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PLATInum group metals Recovery Using Secondary raw materials

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A sustainable bridge for the gap between supply and demand of valuable metals

Closely linked to green technologies and crucial for a broad spectrum of technological applications, platinum group metals are in demand more than ever. An EU-funded project addresses the challenge of establishing their stable supply in Europe.

Climate Change and Environment
Industrial Technologies

Among the scarcest of Earth’s elements, the platinum group metals, so-called PGMs, are classified by the European Commission as critical raw materials. The group includes six elements: ruthenium (Ru), rhodium (Rh), palladium (Pd), iridium (Ir), osmium (Os) and platinum (Pt), the last being the most commercially significant as it is extensively used from the automotive and electronics to high-tech industries. While global demand is disproportionally growing in comparison to the supply potential, even more dramatically within the context of the global geopolitical turmoil, there is an urgent need for effective circular solutions. Apart from traditional mining, PGMs can also be acquired through conventional recycling methods that are, however, highly energy intensive and harmful for the environment. Through the joint work of a consortium comprised of 11 recognised and experienced key actors across the value chain representing industry, research and academic organisations, the EU-funded PLATIRUS project developed innovative, cost-efficient and sustainable technologies to recover PGMs from spent autocatalysts, mining and electronic waste.

Moving forward through trial and selection

PLATIRUS was split into three key phases. Phase 2016-2018 focused on researching innovative technologies in all stages of leaching, separation and recovery. The period 2018-2019 included the selection of the best technologies for validation supported by economic and environmental assessments. Microwave-assisted leaching (VITO, Belgium), non-conventional liquid extraction (KU Leuven, Belgium) and gas-diffusion electro-crystallisation (VITO, Belgium) technologies have been evaluated with the highest recovery, environmental impact, flexibility, low-cost and compact-size technologies. Finally, the main objective of phase 2019-2021 was the upscaling of the selected technologies and operation in cascade in an industrially relevant environment. These methods successfully recovered PGMs from secondary resources and demonstrated that it is possible to use these recycled PGMs to manufacture new autocatalysts.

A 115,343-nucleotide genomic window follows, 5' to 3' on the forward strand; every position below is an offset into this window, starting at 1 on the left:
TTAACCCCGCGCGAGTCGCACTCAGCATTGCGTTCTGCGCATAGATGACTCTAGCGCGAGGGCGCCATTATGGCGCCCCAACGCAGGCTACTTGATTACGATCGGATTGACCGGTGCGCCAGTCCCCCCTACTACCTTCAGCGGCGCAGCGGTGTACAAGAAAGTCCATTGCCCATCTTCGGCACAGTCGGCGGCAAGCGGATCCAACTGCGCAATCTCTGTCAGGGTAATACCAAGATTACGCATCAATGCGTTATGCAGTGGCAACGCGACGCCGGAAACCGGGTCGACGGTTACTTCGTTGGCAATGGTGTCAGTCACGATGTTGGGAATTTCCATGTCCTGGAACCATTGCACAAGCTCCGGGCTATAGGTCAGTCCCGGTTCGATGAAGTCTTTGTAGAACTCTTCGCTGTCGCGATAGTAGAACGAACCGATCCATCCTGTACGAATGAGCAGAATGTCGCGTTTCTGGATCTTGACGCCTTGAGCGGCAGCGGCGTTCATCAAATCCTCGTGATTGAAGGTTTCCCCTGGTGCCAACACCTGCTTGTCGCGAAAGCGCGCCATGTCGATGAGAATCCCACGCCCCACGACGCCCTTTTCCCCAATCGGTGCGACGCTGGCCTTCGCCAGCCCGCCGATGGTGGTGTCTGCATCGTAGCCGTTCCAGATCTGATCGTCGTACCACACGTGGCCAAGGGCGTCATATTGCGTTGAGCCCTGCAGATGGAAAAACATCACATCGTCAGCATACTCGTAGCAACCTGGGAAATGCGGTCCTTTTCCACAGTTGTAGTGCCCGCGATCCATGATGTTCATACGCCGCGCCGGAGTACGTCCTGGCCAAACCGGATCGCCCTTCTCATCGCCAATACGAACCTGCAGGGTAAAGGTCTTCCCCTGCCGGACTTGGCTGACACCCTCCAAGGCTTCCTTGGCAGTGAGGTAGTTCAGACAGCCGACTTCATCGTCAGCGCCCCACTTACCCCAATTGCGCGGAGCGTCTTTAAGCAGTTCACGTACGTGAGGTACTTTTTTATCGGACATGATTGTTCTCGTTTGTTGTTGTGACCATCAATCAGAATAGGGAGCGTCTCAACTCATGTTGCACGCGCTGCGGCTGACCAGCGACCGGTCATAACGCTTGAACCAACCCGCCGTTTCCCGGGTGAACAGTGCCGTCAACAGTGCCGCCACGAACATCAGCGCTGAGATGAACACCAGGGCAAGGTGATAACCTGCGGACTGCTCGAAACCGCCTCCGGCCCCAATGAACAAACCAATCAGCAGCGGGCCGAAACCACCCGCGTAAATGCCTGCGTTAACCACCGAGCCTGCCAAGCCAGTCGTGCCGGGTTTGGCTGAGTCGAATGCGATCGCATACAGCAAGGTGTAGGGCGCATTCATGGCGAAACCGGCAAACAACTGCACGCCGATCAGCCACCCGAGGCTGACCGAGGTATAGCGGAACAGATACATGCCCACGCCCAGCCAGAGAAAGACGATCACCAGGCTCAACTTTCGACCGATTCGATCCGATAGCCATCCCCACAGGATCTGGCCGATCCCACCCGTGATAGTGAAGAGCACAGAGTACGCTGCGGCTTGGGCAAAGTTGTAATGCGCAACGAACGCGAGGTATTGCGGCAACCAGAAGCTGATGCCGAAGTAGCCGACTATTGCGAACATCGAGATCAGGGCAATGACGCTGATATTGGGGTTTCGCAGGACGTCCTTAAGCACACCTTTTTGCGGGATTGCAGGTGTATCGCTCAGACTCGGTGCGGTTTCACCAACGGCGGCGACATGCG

A green and competitive goal that benefits us all

Deployment of PLATIRUS’s solutions will enable optimisation of PGM recycling, increase resource efficiency and production of new sustainable products. PLATIRUS will reduce the EU’s current dependence on PGMs by filling the supply gap up to 30 %, diversify the supply chain and make Europe competitive while preserving the environment. The project has been highly successful: four PLATIRUS technologies have been categorised as market-ready innovations in the Innovation Radar, the European Commission initiative to identify high-potential innovations and innovators in EU-funded research and innovation projects. Moreover, essential information about the developed technologies, as well as the potential exploitation routes for the recovery of PGMs, has been shared with interested stakeholders through a series of seminars, workshops and conferences.

Keywords

PLATIRUS, platinum group metals, PGMs, raw materials, supply chain, recovery, technologies, platinum

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